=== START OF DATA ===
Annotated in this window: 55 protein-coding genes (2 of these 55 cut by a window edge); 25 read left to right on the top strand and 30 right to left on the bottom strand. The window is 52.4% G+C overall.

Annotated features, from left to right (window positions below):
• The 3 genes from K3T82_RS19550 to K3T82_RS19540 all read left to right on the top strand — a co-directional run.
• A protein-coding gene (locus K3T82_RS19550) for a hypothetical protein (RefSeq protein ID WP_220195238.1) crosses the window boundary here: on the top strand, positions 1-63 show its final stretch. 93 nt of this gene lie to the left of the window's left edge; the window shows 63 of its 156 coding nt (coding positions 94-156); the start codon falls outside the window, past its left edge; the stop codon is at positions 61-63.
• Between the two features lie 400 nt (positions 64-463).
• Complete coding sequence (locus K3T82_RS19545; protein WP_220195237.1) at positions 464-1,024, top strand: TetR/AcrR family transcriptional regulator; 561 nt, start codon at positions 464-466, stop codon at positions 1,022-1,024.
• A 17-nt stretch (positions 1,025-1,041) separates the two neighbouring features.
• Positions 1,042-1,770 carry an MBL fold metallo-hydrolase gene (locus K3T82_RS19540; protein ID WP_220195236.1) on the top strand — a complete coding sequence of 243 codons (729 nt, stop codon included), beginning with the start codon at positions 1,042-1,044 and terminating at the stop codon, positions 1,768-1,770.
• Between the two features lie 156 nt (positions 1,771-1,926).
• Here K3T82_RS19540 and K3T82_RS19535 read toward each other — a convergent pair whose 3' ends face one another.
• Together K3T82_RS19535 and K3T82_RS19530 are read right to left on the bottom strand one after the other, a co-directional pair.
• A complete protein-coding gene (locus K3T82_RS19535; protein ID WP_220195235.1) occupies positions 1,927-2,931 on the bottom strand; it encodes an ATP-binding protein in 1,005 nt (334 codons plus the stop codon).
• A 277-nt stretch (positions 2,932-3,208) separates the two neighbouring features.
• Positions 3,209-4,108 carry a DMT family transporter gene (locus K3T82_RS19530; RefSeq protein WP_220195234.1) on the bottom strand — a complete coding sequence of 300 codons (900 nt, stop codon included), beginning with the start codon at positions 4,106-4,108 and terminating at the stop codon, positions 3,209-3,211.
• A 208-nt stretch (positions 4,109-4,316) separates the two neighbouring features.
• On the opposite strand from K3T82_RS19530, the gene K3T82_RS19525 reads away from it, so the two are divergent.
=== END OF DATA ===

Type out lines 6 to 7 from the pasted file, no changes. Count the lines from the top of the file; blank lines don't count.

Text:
• Complete coding sequence (locus K3T82_RS19545; protein WP_220195237.1) at positions 464-1,024, top strand: TetR/AcrR family transcriptional regulator; 561 nt, start codon at positions 464-466, stop codon at positions 1,022-1,024.
• A 17-nt stretch (positions 1,025-1,041) separates the two neighbouring features.